With that, Pope Francis concludes his meditation, probably, one of the most beautiful texts of his Pontificate, one that really addressed the mood of these times. Personally, it was for me something I needed to hear at the right place and time. We know that God cares for us – we have been taught that for most, a long time, especially in Catechism class. Yet, some of that stuff may seem like just words. It is in these times that we actually need to put it into practice, and it is honestly, not that easy at times, thus we need to pray, “Lord, I believe; help my unbelief.” (cf. Mk 9:24)

Pope Francis and Pope John Paul II venerating the Miraculous Crucifix of the Church of San Marcello (Credit: Catholic News Agency)

The moments that were well captured in images circulating social media were the moments right after Pope Francis’ meditation, in which assisted by Msgr. Marini, the Holy Father prayed in front of an image of Salus Populi Romani (Mary, Protector of the Roman People), which is one of my favourite Marian images. As Pope Francis stood in silence, the cantor sung Sub tuum praesidium, one of the Church’s oldest hymns to the Blessed Virgin Mary, in which its title translates to We Fly to Your Protection. After a brief moment, Pope Francis went to pray in front of Miraculous Crucifix from the Church of San Marcello as the cantor sung the antiphon Adoramus te, Christe in which its title translates to We Adore You, O Christ. Pope Francis blessed himself upon touching the crucifix and reverently kissed it – as if kissing it in veneration of the holy cross on behalf of the whole world. Both images were venerated by Pope Francis two weeks earlier on his brief walking pilgrimage. These are symbols, which according to Vatican News, “have accompanied the people of Rome for centuries.” Most notably, the miraculous crucifix was embraced by St. John Paul II in a Penitential Liturgy at St. Peter’s Basilica a little more than 20 years ago in the Day of Pardon in the Jubilee Year 2000.

The period of Eucharistic Adoration was very prayerful. I was surprised that the Adoration was not held in the Basilica itself, but rather, in the atrium of the Basilica with a small temporary altar set up. As the Pope and Msgr. Marini vested for Adoration, the cantor sung Parce Domine, a Lenten penitential hymn in which its title translates to Spare, O Lord and its texts derives from Joel 2:17.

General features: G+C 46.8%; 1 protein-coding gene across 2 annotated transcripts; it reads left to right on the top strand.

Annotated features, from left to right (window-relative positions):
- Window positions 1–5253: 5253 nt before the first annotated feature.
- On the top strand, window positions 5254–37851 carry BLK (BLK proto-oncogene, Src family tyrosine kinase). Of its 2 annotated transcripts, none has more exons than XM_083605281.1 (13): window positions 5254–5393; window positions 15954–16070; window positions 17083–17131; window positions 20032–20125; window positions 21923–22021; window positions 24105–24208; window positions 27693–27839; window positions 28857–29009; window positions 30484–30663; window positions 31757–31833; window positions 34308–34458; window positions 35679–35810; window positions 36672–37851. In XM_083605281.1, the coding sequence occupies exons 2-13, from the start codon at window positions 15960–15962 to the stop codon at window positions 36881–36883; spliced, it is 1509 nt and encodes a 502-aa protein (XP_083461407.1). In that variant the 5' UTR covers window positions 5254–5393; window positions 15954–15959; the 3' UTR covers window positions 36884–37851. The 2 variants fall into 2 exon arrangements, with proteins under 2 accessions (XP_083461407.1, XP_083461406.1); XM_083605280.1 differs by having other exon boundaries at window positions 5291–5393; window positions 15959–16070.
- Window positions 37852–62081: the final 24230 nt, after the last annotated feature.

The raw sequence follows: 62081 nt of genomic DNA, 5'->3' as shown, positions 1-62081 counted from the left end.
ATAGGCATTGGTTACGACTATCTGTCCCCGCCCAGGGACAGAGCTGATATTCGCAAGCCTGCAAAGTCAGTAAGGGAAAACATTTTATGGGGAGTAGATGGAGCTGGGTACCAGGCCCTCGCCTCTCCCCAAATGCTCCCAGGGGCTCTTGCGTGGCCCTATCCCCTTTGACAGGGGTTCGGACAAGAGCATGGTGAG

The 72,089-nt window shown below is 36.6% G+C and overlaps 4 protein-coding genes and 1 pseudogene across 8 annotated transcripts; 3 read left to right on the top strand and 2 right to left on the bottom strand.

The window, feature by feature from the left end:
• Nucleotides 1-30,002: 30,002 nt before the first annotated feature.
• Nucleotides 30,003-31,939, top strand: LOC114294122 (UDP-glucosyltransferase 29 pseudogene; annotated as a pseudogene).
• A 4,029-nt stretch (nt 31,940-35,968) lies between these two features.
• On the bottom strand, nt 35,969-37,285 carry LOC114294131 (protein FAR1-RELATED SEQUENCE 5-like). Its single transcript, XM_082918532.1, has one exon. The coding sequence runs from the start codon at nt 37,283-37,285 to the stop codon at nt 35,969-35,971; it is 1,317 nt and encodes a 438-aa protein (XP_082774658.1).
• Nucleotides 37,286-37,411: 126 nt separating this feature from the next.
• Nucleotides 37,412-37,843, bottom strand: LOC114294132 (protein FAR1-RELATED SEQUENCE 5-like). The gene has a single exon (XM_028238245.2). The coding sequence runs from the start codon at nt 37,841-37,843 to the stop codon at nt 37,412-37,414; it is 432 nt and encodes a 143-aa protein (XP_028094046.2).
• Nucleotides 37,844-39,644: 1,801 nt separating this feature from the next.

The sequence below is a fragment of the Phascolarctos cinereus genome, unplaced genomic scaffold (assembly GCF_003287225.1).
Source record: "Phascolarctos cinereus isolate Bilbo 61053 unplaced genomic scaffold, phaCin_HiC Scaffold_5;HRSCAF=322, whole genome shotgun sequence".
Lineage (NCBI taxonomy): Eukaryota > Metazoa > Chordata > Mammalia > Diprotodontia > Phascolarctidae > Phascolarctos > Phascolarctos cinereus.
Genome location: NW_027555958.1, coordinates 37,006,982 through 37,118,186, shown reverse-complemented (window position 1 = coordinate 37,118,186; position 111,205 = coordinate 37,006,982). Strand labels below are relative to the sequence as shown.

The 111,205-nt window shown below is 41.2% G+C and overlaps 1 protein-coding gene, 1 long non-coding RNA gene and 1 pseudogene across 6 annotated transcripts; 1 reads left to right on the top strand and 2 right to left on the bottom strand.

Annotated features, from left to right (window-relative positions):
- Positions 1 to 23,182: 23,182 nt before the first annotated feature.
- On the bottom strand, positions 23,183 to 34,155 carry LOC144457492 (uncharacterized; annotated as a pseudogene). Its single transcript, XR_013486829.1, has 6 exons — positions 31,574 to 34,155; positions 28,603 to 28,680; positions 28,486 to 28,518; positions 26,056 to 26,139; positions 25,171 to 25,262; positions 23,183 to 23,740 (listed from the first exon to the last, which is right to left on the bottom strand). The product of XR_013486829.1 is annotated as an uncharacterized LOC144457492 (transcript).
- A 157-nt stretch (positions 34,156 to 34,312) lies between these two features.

During Adoration, the part that I remember the most was when Pope Francis stepped out with the monstrance containing the Blessed Sacrament. He walked out slowly, and Msgr. Marini directed him to the spot to stand to give the blessing. As the Pope raised the monstrance, the bells of St. Peter’s Basilica rung. There was a great sense of solemnity at that moment at St. Peter’s Basilica: There, in the rain, looking towards an empty square, the Vicar of Christ on earth holding Our Lord in blessing towards the whole world, wounded and struck by pain and sorrow. Though visibly an empty square, so many people were following that moment all over the world reaching out to Our Lord.

Images from

March 15, 2019: A zoomed-in view from the spot that I stood in which on March 27, Pope Francis stood to give the Eucharistic Blessing.

I can picture that view that the Pope saw that night very well. Just over a year ago, I stood at that very spot the Pope stood to give the blessing, looking out to St. Peter’s Square. There is a sense of universality in St. Peter’s Square whether it be a packed square or empty like on the day Pope Francis presided this prayer service. That sense of universality is what the Catholic Church is all about in the very essence of its name.

We are all in this together. The whole world is hit hard by this pandemic. However, the universality of the Church is what will bring us through these tough times and the Urbi et Orbi prayer service on March 27 proved that. I cannot tell you how many pictures, posts, that appeared on my Facebook and Twitter feeds after the moment that spoke about this single event. The prayer service may not take away COVID-19 in an instant, but provides all with a sense of hope and that as a family, if we take care of each other, take a little, give a little, showing solidarity, we will turn our prayers into concrete work and that is how God works through His people in times of crisis.

Read full text of the Holy Father’s meditation here.


About Vincent Pham

Vincent is a humanities student of the University of Toronto’s Trinity College of the Faculty of Arts and Science. He hopes to pursue a double major in Ethics, Law and Society, and Philosophy.
This entry was posted in Catholic Reflection, Catholicism, Christian, Lent, Mission, Uncategorized and tagged , , , , , , , , , , . Bookmark the permalink.